Overall, this work addresses immediate needs in the study of DNA methylation. The methods presented here can lead to a better characterization of this critical epigenetic mark and enable biological discoveries with implications for diagnosing and treating complex human diseases.

Committee Members

  • John Goutsias, Department of Electrical and Computer Engineering
  • Archana Venkataraman, Department of Electrical and Computer Engineering
  • Sanjeev Khudanpur, Department of Electrical and Computer Engineering
May
24
Mon
Dissertation Defense: Xing Di
May 24 @ 12:00 pm
Dissertation Defense: Xing Di

Note: This is a virtual presentation. Here is the link for where the presentation will be taking place.

Title: Deep Learning Based Face Image Synthesis

Abstract: Face image synthesis is an important problem in the biometrics and computer vision communities due to its applications in law enforcement and entertainment. In this thesis, we develop novel deep neural network models and associated loss functions for two face image synthesis problems, namely thermal to visible face synthesis and visual attribute to face synthesis.

In particular, for thermal to visible face synthesis, we propose a model which makes use of facial attributes to obtain better synthesis. We use attributes extracted from visible images to synthesize attribute-preserved visible images from thermal imagery. A pre-trained attribute predictor network is used to extract attributes from the visible image. Then, a novel multi-scale generator is proposed to synthesize the visible image from the thermal image guided by the extracted attributes. Finally, a pre-trained VGG-Face network is leveraged to extract features from the synthesized image and the input visible image for verification.

In addition, we propose another thermal to visible face synthesis method based on a self-attention generative adversarial network (SAGAN) which allows efficient attention-guided image synthesis. Rather than focusing only on synthesizing visible faces from thermal faces, we also propose to synthesize thermal faces from visible faces. Our intuition is based on the fact that thermal images also contain some discriminative information about the person for verification. Deep features from a pre-trained Convolutional Neural Network (CNN) are extracted from the original as well as the synthesized images. These features are then fused to generate a template which is then used for cross-modal face verification.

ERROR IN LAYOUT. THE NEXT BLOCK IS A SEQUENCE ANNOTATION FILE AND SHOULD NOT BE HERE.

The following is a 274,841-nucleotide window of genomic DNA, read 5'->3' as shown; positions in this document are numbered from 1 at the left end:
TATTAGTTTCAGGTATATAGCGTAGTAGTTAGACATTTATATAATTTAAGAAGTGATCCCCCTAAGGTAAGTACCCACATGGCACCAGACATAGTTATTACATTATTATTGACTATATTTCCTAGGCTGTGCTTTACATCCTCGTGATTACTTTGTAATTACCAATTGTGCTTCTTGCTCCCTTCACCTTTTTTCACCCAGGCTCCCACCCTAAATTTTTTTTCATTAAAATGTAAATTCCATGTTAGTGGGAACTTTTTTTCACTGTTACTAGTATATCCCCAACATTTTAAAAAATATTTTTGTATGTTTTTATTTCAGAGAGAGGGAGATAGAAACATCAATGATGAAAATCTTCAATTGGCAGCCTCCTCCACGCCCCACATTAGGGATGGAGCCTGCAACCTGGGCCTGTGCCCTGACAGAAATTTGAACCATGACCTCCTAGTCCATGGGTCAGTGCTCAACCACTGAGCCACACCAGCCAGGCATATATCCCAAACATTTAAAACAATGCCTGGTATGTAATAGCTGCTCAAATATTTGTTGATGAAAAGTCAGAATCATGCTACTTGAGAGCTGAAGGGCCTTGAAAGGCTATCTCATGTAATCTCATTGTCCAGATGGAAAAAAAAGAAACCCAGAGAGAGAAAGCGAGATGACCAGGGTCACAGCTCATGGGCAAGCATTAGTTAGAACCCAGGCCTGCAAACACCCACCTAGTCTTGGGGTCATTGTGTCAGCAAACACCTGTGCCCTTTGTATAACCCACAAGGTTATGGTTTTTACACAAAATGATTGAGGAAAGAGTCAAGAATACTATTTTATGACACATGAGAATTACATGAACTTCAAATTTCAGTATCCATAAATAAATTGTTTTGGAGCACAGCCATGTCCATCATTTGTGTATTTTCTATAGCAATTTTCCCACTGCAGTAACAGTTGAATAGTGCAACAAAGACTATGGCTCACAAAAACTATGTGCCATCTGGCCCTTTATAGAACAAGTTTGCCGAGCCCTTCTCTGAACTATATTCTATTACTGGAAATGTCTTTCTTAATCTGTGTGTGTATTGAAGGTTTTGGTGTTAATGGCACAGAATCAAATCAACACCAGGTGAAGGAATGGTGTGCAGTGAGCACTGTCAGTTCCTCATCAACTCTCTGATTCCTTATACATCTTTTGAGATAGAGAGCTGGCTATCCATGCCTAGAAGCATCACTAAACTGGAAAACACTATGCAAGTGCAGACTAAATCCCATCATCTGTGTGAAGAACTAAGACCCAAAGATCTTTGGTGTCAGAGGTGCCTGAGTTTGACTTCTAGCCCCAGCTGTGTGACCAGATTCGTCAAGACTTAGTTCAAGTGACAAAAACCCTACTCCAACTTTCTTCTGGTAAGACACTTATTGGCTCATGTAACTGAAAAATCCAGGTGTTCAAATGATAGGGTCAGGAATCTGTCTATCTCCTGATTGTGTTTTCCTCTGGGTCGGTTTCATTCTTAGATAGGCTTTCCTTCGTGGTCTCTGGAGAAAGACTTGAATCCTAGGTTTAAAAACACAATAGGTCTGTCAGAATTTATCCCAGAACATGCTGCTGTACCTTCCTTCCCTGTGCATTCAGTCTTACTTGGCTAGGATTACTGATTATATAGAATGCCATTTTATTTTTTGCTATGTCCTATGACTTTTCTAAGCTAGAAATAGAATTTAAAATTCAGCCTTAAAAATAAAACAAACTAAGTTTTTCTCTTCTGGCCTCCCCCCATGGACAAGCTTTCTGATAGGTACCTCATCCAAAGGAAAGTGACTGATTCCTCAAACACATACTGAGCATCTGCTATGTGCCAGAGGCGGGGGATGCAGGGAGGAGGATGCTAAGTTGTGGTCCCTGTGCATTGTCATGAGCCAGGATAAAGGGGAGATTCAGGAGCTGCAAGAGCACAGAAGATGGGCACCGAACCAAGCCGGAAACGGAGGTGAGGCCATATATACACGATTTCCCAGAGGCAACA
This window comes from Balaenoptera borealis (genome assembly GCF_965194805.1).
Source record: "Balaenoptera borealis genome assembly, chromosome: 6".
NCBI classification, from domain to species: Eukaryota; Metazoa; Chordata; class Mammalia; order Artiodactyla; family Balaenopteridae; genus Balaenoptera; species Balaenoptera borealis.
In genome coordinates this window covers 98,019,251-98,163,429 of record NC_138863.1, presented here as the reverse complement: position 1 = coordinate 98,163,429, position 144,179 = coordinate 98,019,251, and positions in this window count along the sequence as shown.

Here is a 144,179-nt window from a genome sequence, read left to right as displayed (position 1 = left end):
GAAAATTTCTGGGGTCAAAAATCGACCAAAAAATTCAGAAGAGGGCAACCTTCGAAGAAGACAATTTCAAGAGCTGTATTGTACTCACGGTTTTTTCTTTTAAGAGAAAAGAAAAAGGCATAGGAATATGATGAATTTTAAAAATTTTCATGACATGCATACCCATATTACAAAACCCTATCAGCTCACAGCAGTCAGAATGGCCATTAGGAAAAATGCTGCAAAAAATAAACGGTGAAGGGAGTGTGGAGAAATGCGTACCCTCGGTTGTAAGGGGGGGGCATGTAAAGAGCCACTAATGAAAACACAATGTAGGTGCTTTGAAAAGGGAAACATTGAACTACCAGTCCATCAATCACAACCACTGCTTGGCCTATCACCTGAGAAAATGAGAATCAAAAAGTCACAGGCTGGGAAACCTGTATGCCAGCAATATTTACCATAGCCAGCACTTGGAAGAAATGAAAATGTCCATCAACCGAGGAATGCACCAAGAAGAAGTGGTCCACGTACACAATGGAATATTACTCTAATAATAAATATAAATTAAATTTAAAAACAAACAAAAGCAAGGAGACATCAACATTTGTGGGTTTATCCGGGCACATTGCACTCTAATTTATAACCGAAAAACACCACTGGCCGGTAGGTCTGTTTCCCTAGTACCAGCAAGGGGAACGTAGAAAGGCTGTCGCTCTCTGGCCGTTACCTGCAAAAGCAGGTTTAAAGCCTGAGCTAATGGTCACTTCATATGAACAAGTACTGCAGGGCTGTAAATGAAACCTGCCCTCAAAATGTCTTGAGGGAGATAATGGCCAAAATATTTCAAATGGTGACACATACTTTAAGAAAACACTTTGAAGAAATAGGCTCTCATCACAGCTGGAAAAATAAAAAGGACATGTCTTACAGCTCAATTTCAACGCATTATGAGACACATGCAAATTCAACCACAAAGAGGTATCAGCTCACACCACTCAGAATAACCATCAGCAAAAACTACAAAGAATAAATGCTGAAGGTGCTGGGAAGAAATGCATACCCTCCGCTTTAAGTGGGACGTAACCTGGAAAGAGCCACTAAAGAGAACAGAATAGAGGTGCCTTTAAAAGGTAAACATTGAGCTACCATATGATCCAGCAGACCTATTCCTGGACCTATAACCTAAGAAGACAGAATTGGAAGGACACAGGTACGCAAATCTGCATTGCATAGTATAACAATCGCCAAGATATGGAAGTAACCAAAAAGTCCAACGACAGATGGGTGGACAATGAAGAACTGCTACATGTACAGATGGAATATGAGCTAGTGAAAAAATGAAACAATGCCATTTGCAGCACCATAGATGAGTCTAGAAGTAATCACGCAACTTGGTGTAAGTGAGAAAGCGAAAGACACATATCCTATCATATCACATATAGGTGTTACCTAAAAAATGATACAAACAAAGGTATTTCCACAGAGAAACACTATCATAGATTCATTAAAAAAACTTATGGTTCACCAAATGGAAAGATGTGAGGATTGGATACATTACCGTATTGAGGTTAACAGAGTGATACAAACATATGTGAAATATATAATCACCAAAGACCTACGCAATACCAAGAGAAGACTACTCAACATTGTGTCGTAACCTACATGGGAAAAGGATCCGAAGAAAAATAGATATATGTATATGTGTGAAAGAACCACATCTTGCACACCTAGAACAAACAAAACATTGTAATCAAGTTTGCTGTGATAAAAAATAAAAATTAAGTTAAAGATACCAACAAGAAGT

Regarding attribute to face image synthesis, we propose the Att2SK2Face model for face image synthesis from visual attributes via sketch. In this approach, we first synthesize a facial sketch corresponding to the visual attributes and then generate the face image based on the synthesized sketch. The proposed framework is based on a combination of two different Generative Adversarial Networks (GANs) – (1) a sketch generator network which synthesizes realistic sketch from the input attributes, and (2) a face generator network which synthesizes facial images from the synthesized sketch images with the help of facial attributes.

Finally, we propose another synthesis model, called Att2MFace, which can simultaneously synthesize multimodal faces from visual attributes without requiring paired data in different domains for training the network. We introduce a novel generator with multimodal stretch-out modules to simultaneously synthesize multimodal face images. Additionally, multimodal stretch-in modules are introduced in the discriminator which discriminates between real and fake images.